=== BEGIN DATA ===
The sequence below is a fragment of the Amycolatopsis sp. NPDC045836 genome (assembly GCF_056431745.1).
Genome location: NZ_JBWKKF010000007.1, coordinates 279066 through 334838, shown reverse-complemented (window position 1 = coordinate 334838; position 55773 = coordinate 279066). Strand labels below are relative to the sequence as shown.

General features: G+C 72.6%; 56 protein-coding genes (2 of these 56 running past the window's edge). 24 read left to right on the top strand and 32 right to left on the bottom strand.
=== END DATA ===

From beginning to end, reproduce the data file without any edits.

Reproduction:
The sequence below is a fragment of the Amycolatopsis sp. NPDC045836 genome (assembly GCF_056431745.1).
Genome location: NZ_JBWKKF010000007.1, coordinates 279066 through 334838, shown reverse-complemented (window position 1 = coordinate 334838; position 55773 = coordinate 279066). Strand labels below are relative to the sequence as shown.

General features: G+C 72.6%; 56 protein-coding genes (2 of these 56 running past the window's edge). 24 read left to right on the top strand and 32 right to left on the bottom strand.